Re: [Gnome-print] Re: [Gimp-print-devel] An introduction to gnome-print (fwd)

Lauris Kaplinski wrote:
> ...
> Huge bitmaps are needed every time, PS does not have necessary
> functions, so everything should be rendered in client-side.

PS doesn't have the necessary functions for *some* types of image
compositing functions.  That does not mean you need to send an
image for everything.

> AFAIK, even single alpha graphic on top of pageful of text results
> in need of sending full page as bitmap - because we cannot guarantee
> exact font (pixel-by-pixel) matching between client and server.

If you use the same fonts (e.g. Type 1 or TrueType fonts provided
by the X server and printer) then you'll get exact (+/- 1 pixel
usually) matches; you just need to use the scalable versions of
X fonts, and embed (or request) non-standard fonts in the PS

As for sending a full page bitmap to a PS device, that will instantly
make GNOME apps look slow compared to the competition, and I don't
think that is what the current GNOME-print PS driver does...

> On the other side - there will always be software rendering in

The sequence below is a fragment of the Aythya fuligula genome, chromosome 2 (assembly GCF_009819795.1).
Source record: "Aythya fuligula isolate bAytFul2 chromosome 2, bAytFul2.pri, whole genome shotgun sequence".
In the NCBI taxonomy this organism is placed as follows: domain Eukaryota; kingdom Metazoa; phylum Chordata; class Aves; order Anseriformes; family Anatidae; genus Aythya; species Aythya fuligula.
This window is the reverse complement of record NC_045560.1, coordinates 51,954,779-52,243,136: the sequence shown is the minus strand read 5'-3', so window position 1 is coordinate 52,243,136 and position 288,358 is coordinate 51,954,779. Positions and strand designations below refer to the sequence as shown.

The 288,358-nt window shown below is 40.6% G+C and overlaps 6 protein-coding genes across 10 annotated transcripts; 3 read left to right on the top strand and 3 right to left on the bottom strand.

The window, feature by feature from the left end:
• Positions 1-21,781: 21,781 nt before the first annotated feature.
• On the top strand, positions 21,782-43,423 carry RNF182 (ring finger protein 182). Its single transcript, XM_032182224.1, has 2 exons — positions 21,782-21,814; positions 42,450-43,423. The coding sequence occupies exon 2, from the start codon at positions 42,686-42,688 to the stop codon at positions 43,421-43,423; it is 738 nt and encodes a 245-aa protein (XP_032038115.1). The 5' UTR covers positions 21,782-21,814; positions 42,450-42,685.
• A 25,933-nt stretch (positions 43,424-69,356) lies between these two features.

> gnome-print libs, for:
> - overcoming PS shortcomings
> - generating pixmap print-previews
> The only way to leave this rendering out, would be to create CUPS
> driver?, accepting gnome-print metafile, as input. But this driver
> would need renderer, closely matched with other gnome-print. So I
> am not sure, if it would make things easier at all.

If you have defined a GNOME metafile format, a filter could easily
be created (even using the GNOME-print rendering code as needed)
to handle that print data and convert it as needed.

The advantage is that system resources, printer accounting, etc.
could all be managed by the printing system, and common printer
drivers, etc. could be used for both the GNOME output and the output
of other applications.  From the user's standpoint it would look the
same, but be a more efficient implementation (I assume the metafile
format would be < the size of a raw print file for most cases?)

Michael Sweet, Easy Software Products        
Printing Software for UNIX             

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